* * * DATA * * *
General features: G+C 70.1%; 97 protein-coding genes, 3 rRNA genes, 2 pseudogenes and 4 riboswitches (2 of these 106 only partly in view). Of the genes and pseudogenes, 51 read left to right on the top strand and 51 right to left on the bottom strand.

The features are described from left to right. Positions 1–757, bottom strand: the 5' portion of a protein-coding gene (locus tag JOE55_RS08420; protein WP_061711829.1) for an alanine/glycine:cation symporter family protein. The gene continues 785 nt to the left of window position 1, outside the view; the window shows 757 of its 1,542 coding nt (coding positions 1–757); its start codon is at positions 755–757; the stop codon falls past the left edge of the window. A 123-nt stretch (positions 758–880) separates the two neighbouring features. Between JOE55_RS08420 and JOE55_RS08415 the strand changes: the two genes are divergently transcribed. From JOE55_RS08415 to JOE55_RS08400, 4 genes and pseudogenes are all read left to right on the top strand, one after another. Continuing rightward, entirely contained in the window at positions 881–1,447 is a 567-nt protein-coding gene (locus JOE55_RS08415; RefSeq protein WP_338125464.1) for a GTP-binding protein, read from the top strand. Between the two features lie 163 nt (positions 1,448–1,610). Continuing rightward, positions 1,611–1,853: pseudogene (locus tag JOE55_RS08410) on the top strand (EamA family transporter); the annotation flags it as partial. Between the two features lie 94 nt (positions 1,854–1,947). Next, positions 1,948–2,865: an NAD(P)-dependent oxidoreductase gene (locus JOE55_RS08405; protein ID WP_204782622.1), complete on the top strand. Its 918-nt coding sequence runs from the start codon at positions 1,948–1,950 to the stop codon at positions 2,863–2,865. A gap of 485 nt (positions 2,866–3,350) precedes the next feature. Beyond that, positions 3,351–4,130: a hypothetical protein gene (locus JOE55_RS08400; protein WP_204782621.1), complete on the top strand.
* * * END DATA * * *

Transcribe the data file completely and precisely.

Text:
General features: G+C 70.1%; 97 protein-coding genes, 3 rRNA genes, 2 pseudogenes and 4 riboswitches (2 of these 106 only partly in view). Of the genes and pseudogenes, 51 read left to right on the top strand and 51 right to left on the bottom strand.

The features are described from left to right. Positions 1–757, bottom strand: the 5' portion of a protein-coding gene (locus tag JOE55_RS08420; protein WP_061711829.1) for an alanine/glycine:cation symporter family protein. The gene continues 785 nt to the left of window position 1, outside the view; the window shows 757 of its 1,542 coding nt (coding positions 1–757); its start codon is at positions 755–757; the stop codon falls past the left edge of the window. A 123-nt stretch (positions 758–880) separates the two neighbouring features. Between JOE55_RS08420 and JOE55_RS08415 the strand changes: the two genes are divergently transcribed. From JOE55_RS08415 to JOE55_RS08400, 4 genes and pseudogenes are all read left to right on the top strand, one after another. Continuing rightward, entirely contained in the window at positions 881–1,447 is a 567-nt protein-coding gene (locus JOE55_RS08415; RefSeq protein WP_338125464.1) for a GTP-binding protein, read from the top strand. Between the two features lie 163 nt (positions 1,448–1,610). Continuing rightward, positions 1,611–1,853: pseudogene (locus tag JOE55_RS08410) on the top strand (EamA family transporter); the annotation flags it as partial. Between the two features lie 94 nt (positions 1,854–1,947). Next, positions 1,948–2,865: an NAD(P)-dependent oxidoreductase gene (locus JOE55_RS08405; protein ID WP_204782622.1), complete on the top strand. Its 918-nt coding sequence runs from the start codon at positions 1,948–1,950 to the stop codon at positions 2,863–2,865. A gap of 485 nt (positions 2,866–3,350) precedes the next feature. Beyond that, positions 3,351–4,130: a hypothetical protein gene (locus JOE55_RS08400; protein WP_204782621.1), complete on the top strand.